“Paul challenged us with a bold and audacious goal—save coral reefs around the world,” said Bill Hilf, CEO of

Smokestacks photo from the public domain
August 16, 2018

Washington, DC— When it comes to aerosol pollution, as the old real estate adage says, location is everything.

Aerosols are tiny particles that are spewed into the atmosphere by human activities, including burning coal and wood. They have negative effects on air quality—damaging human health and agricultural productivity.

While greenhouse gases cause warming by trapping heat in the atmosphere, some aerosols can have a cooling effect on the climate—similar to how emissions from a major volcanic eruption can cause global temperatures to drop.  This occurs because the aerosol particles cause more of the Sun’s light to be reflected away from the

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Coral reefs are havens for marine biodiversity and underpin the economies of many coastal communities. But they are very sensitive to changes in ocean chemistry resulting from greenhouse gas emissions, as well as to pollution, warming waters, overdevelopment, and overfishing. Reefs use a mineral called aragonite, a naturally occurring form of calcium carbonate, CaCO3, to make their skeletons.  When carbon dioxide, CO2, from the atmosphere is absorbed by the ocean, it forms carbonic acid—the same stuff that makes soda fizz--making the ocean more acidic and thus more difficult for many marine organisms to grow their shells and skeletons and threatening coral reefs globally.

The Carnegie Airborne Observatory (CAO), developed by GregAsner, is a fixed-wing aircraft that sweeps laser light across the vegetation canopy to image it in brilliant 3-D. The data can determine the location and size of each tree at a resolution of 3.5 feet (1.1 meter), a level of detail that is unprecedented. By combining field surveys with this airborne mapping and high-resolution satellite monitoring the team has been able to detail myriad ecological features of forests around the world.

As one example, Carnegie scientists with the Peruvian Ministry of Environment mapped the true extent of gold mining in the biologically diverse region of Madre de Dios in the Peruvian Amazon.

Chris Field is a co-principal investigator of the Jasper Ridge Global Change Experiment at the Jasper Ridge Biological Preserve in northern California. The site, designed to exploit grasslands as models for understanding how ecosystems may respond to climate change, hosts a number of studies of the potential effects from elevated atmospheric carbon dioxide, elevated temperature, increased precipitation, and increased nitrogen deposition. The site houses experimental plots that replicate all possible combinations of the four treatments and additional sampling sites that control for the effects of project infrastructure. Studies focus on several integrated ecosystem responses to the

Until now, computer models have been the primary tool for estimating photosynthetic productivity on a global scale. They are based on estimating a measure for plant energy called gross primary production (GPP), which is the rate at which plants capture and store a unit of chemical energy as biomass over a specific time. Joe Berry was part of a team that took an entirely new approach by using satellite technology to measure light that is emitted by plant leaves as a byproduct of photosynthesis as shown by the artwork.

The plant produces fluorescent light when sunlight excites the photosynthetic pigment chlorophyll. Satellite instruments sense this fluorescence yielding a direct

Joe Berry has been a Carnegie investigator since 1972. He has developed powerful tools to measure local and regional exchanges of carbon over spaces of up to thousands of square miles. He uses information at the plant scale to extrapolate the carbon balance at regional and continental scales.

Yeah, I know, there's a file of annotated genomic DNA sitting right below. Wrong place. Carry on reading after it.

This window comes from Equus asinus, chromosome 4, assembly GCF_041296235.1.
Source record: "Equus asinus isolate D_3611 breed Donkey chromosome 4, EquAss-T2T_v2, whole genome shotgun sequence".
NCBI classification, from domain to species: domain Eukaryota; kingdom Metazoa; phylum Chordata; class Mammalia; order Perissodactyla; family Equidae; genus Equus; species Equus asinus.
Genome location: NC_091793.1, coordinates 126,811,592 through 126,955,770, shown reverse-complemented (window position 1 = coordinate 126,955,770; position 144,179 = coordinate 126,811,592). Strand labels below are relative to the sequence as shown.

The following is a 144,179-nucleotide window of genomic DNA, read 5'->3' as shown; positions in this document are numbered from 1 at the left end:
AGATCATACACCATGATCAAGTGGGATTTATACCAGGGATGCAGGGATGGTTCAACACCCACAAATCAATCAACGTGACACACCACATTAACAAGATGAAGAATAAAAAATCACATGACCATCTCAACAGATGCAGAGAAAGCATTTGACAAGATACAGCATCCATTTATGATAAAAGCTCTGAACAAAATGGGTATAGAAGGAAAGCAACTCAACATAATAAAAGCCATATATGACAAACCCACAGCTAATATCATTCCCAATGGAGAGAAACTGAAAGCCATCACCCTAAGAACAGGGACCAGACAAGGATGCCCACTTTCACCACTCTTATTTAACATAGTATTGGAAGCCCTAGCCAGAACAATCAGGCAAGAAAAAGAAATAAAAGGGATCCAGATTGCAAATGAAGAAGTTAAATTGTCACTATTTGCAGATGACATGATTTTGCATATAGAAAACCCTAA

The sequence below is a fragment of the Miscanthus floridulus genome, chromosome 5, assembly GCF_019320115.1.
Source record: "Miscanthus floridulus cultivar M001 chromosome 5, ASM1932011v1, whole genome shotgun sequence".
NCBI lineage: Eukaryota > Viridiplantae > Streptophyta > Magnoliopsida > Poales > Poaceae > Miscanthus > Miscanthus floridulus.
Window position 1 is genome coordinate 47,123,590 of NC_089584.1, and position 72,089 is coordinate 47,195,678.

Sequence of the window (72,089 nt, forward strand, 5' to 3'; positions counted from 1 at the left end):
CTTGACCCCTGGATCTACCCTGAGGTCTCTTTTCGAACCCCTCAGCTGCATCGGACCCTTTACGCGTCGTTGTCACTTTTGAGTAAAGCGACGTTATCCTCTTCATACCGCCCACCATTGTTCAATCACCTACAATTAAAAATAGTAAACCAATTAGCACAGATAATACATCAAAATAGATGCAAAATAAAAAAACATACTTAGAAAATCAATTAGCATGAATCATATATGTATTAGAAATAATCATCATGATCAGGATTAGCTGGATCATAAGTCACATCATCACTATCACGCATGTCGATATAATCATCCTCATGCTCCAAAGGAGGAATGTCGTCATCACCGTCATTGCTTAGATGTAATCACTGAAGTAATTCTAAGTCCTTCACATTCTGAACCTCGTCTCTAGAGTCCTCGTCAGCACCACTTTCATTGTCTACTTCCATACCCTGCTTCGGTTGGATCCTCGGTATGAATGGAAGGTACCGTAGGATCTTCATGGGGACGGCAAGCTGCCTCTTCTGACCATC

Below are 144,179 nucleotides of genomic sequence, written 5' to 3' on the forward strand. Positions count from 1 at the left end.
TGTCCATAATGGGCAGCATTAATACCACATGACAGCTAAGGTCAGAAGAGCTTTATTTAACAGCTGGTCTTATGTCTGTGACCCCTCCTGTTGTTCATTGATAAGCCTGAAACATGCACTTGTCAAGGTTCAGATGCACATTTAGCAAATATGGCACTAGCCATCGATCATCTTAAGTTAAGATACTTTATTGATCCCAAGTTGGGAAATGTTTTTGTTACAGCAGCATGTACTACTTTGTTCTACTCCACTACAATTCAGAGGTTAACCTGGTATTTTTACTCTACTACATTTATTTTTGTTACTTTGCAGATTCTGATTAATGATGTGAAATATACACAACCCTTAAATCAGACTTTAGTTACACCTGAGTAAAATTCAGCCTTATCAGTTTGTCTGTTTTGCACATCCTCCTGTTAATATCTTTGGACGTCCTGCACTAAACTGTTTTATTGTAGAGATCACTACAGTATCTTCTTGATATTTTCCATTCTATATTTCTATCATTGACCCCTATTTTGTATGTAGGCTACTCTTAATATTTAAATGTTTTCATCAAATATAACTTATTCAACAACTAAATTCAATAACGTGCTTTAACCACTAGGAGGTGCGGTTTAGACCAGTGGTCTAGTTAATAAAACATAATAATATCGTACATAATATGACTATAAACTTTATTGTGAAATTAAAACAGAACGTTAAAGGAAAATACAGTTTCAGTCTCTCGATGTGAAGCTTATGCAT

According to ISI's Web of Science, two of Joe Berry's papers passed extremely high, rarefied citation milestones. The 1980  paper “A biochemical model of photosynthetic CO2 assimilation in leaves of C3 species,” has had over 1,500th citations. His 1982 paper “On the relationship between carbon isotope discrimination and the intercellular carbon dioxide

Ken Caldeira has been a Carnegie investigator since 2005 and is world renowned for his modeling and other work on the global carbon cycle; marine biogeochemistry and chemical oceanography, including ocean acidification and the atmosphere/ocean carbon cycle; land-cover and climate change; the long-term evolution of climate and geochemical cycles; climate intervention proposals; and energy technology.

 Caldeira was a lead author for the U.N.’s Intergovernmental Panel on Climate Change (IPCC) AR5 report and was coordinating lead author of the oceans chapter for the 2005 IPCC report on carbon capture and storage. He was a co-author of the 2010 US National Academy America

Carnegie Science, Carnegie Institution for Science, Carnegie Institution

Greg Asner is a staff scientist in Carnegie's Department of Global Ecology and also serves as a Professor in the Department of Earth System Science at Stanford University. He is an ecologist recognized for his exploratory and applied research on ecosystems, land use, and climate change at regional to global scales.

Asner graduated with a bachelor’s degree in engineering from the University of Colorado, Boulder, in 1991. He earned master's and doctorate degrees in geography and biology, respectively, from the University of Colorado in 1997. He served as a postdoctoral fellow in the Department of Geological and Environmental Sciences at Stanford University until

Anna Michalak joined Carnegie in 2011 from the Department of Civil and Environmental Engineering at the University of Michigan. Her research focuses on characterizing complexity and quantifying uncertainty in environmental systems to improve our understanding of these systems and our ability to forecast their variability. She is looking at a variety of interactions including atmospheric greenhouse gas emission and sequestration estimation, water quality monitoring and contaminant source identification, and use of remote sensing data for Earth system characterization.

The common theme of her research is to develop and apply spatiotemporal statistical data methods for optimizing the